The province recognizes that there is a diversity of views on old-growth forests and is committed to working directly with indigenous rights and title holders to “get that right,” the Forestry Ministry said in its statement. press release sent by email.

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First Nations have been asked to advise the province of next steps they wish to take, whether it is an immediate postponement or discussing postponements under existing agreements, or whether they require more time and commitment, he said.

At the end of the 30-day period, the ministry said it would provide an update on the initial responses received, “while respecting the fact that many communities have been affected by the recent flooding and the ongoing pandemic. “.

British Columbia has followed the recommendations of an independent review released last fall, which found that inaction could result in permanent loss of the most at risk ancient ecosystems, Forests Minister Katrine said last month. Conroy.

The initial postponements would last for two years, Conroy said, allowing for consultation with First Nations on the management of old-growth forests in their territories. After that, old-growth forests identified as at risk would either remain off limits for logging or included in new, more sustainable management plans, the minister said.

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Under the BC plan, forest licensees can volunteer to stop harvesting in postponement areas, or postponements would be implemented under the Forest Act, which allows for a break of up to up to 10 years, with compensation required after four years.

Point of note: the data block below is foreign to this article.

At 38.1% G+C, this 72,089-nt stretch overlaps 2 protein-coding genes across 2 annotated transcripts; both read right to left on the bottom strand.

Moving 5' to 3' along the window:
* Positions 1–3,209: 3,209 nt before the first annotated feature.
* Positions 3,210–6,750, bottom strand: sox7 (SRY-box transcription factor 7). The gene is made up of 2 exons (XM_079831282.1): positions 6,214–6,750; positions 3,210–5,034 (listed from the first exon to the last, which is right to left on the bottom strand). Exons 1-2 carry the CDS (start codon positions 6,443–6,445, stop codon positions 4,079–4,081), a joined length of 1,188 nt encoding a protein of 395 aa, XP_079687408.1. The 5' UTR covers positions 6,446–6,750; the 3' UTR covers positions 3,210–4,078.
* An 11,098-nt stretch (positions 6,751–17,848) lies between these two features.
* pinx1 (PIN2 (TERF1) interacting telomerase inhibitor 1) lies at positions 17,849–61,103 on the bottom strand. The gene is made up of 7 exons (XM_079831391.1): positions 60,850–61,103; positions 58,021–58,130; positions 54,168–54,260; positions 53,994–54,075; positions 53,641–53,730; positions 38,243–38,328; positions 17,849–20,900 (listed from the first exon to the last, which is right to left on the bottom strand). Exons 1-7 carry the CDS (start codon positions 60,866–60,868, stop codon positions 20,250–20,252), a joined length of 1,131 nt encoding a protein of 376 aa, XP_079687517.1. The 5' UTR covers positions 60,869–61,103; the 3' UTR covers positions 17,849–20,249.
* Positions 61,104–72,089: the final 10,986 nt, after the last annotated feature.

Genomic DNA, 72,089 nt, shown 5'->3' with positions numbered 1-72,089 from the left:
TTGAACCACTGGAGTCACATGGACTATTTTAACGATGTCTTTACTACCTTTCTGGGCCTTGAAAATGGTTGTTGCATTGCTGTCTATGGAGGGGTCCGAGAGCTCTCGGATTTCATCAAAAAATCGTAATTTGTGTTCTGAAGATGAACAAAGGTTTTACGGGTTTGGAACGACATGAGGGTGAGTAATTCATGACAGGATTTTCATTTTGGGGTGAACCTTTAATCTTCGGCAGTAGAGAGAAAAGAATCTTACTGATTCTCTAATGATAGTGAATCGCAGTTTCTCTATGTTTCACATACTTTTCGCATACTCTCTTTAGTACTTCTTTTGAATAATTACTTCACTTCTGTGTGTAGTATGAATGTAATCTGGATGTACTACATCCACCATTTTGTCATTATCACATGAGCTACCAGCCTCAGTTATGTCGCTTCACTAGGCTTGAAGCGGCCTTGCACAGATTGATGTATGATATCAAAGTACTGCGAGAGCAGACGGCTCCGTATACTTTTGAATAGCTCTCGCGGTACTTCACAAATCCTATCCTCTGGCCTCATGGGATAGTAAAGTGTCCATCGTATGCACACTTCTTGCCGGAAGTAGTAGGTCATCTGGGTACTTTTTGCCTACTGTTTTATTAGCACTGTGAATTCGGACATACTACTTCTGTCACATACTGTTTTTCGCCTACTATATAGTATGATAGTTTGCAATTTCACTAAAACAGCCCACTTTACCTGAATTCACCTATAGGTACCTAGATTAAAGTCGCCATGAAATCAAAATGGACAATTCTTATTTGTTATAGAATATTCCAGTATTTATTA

In fall 2020, the province announced the temporary postponement of harvesting on 196,000 hectares of old growth forest in nine different areas. In June, it approved a request by three Vancouver Island First Nations to defer logging on more than 2,000 hectares of old growth forest in the Fairy Creek and Walbran areas.

One of those countries, Huu-ay-aht, released a statement on Wednesday, saying it had decided to carry over 96 percent of old growth forest identified as at risk by the panel, while maintaining its right to harvest in the other four. percent.

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Chief advisor Robert Dennis Sr. said much of the carry-over area is protected by existing conservation measures or is not planned for logging in the next two years.

The British Columbia government also introduced legislation last month that would amend the Forest Act. If passed, it would allow the province to reduce the timber harvesting rights of existing logging companies, compensate them and redistribute harvesting rights to First Nations, local communities and BC Timber Sales, he said. -he declares.

The province also appointed a new commission to provide advice on strengthening the long-term stability of the forest industry, with recommendations on how to protect workers affected by expected harvest changes in February.